On the other hand the bit about half waking and imagining a woman is possibly there in the bed - "une femme naissait pendant mon sommeil d'une fausse position de ma cuisse" - didn't work for me and reminded me of Auden's comments on dishonesty in writing.

Also, the statement that "un homme qui dort tient en cercle autour de lui le fil des heures, l'ordre des annees et des mondes" seems to me questionable and possibly meaningless.

Finally, the mention of "la narine retive", in the context of waking in the dark, strained me a bit. It is translated as "nostrils sniffing uneasily", but it strikes me as an awkward phrase that seems more applicable to the behaviour of rabbits than humans.

All the same, I stand in awe of the concentration of detail Proust gathers together to represent an individual perception of reality. Has anyone ever paid such attention to being?

When I finish another chapter I will report back on further marvels - and any little infelicities my nitpicking meanspirited nature insists on leaving unignored.

Saturday, 26 July 2014

Ear, Ear

I was wondering whether the author of a book I read long, long ago was Belgian, so I decided to look him up on the Internet, (what used I to do with my time I wonder). A whole page came up but without a trace of any author, Belgian or otherwise. Instead, seemingly unlimited numbers of entries about some former male model who bears the same surname swarmed across the screen.

But it was Georges, not Josh, Duhamel I was looking for. And Georges is not Belgian, it turns out, he's French, (not sure about Josh [don't care, either]).

I've only read one of Georges's books - Confession de Minuit - but its premise was so original and batty that I've always retained a fondness for it. It is the story of a fairly unremarkable man who one day, for no particular reason, (to borrow a phrase I heard used by a British Rail announcer to explain why the train I was in had stopped for the best part of an hour just outside Clapham Junction station), finds himself overcome by an urge to touch his boss's ear.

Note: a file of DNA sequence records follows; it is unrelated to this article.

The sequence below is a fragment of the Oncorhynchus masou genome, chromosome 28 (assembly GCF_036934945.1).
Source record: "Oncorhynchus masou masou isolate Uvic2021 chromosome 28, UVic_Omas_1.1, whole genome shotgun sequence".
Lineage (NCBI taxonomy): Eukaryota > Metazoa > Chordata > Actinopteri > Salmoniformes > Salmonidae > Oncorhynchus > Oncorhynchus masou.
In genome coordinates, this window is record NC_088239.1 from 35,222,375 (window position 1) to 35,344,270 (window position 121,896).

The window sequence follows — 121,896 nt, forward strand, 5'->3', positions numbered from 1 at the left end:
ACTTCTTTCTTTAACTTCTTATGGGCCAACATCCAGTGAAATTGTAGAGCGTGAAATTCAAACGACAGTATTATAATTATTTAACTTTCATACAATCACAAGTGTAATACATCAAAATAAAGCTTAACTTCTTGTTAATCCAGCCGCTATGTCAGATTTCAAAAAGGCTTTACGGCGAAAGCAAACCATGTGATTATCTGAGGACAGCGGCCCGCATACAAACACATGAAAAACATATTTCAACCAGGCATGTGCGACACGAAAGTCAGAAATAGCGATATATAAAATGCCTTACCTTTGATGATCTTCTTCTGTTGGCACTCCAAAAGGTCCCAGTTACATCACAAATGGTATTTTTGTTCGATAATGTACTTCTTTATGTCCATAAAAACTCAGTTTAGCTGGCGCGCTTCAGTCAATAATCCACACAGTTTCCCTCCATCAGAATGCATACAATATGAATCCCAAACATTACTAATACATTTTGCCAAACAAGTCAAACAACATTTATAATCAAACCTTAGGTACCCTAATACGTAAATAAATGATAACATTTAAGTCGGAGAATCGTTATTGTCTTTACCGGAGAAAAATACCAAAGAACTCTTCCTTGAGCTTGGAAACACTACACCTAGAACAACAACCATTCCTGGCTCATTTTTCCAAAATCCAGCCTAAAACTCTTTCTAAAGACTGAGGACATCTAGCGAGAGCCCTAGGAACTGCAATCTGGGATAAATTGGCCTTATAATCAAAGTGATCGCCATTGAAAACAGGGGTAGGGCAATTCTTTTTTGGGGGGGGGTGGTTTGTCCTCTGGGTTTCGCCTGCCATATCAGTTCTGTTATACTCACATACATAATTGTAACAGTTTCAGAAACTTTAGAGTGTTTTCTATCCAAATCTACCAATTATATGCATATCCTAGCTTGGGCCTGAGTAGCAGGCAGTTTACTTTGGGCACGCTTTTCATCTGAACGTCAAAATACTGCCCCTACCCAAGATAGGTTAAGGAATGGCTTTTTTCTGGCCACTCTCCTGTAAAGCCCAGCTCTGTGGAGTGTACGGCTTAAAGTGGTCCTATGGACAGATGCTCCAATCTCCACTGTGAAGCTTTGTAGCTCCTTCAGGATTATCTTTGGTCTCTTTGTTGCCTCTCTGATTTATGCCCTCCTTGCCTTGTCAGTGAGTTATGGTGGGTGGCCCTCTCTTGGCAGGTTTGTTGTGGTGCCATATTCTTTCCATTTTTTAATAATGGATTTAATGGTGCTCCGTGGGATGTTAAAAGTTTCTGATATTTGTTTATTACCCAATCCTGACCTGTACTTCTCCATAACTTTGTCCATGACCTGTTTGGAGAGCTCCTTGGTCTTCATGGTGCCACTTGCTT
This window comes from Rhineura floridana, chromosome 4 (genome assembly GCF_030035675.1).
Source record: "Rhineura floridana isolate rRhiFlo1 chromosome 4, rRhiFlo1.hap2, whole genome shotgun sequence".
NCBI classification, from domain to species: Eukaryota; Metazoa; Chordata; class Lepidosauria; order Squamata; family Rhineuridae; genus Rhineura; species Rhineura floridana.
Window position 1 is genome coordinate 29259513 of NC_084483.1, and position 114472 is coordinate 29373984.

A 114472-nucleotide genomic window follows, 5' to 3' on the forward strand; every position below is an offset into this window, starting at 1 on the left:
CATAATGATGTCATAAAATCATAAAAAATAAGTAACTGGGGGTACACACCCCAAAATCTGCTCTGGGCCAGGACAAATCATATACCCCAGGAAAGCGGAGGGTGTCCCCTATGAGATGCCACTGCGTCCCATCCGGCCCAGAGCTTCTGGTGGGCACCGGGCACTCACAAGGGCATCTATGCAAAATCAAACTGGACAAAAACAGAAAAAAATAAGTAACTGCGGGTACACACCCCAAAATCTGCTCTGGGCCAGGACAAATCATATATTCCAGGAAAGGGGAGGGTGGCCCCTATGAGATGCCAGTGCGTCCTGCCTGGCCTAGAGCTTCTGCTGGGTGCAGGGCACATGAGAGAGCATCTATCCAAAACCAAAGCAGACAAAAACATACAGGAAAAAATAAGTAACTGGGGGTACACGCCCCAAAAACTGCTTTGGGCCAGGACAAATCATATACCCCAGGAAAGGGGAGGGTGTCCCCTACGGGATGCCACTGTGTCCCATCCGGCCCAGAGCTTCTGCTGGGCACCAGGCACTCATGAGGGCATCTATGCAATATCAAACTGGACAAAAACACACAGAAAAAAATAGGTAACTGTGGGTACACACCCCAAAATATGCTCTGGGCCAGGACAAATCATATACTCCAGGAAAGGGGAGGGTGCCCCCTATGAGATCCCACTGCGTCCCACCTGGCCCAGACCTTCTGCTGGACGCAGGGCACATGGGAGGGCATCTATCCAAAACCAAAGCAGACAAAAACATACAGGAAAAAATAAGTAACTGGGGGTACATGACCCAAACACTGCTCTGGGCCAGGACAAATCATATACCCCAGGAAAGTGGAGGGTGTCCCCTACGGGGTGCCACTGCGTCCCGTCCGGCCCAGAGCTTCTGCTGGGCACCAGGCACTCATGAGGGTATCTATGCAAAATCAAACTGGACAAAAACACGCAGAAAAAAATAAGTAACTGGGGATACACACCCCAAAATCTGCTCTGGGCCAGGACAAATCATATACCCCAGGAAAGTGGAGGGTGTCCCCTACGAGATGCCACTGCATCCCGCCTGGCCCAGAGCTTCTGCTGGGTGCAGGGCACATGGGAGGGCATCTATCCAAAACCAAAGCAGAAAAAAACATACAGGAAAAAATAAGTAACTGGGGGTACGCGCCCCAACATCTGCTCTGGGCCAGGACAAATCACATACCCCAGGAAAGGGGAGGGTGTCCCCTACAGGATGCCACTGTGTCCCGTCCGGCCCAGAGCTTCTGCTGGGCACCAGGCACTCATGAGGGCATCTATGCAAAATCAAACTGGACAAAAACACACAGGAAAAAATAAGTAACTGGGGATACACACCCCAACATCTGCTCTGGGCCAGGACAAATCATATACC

The novel describes the consequences of his giving way to this absurd urge. With one tiny, fleeting gesture he crosses the line between acceptable and terrifying behaviour and, predictably, things do not go very well for him from then on.

The book is wonderfully original and blends silliness and seriousness brilliantly, which is why I think it deserves to be better known than it is. I suppose, if I feel really strongly on the subject, I should go off and learn how to work algorithms so as to manipulate the prominence of Internet entries. Then I'll be able to ensure that Duhamel G will out-Google piffling former catwalker, Duhamel J.

Saturday, 19 July 2014

Ignoring the Razzle

There are perennials in life - the melancholy of Sunday afternoons, particularly London ones, described by Dickens so well, for instance, plus the absurd pleasure of the lead up to Christmas in Europe - despite all the hype and commericalism, I still find it a season that it's impossible not to enjoy.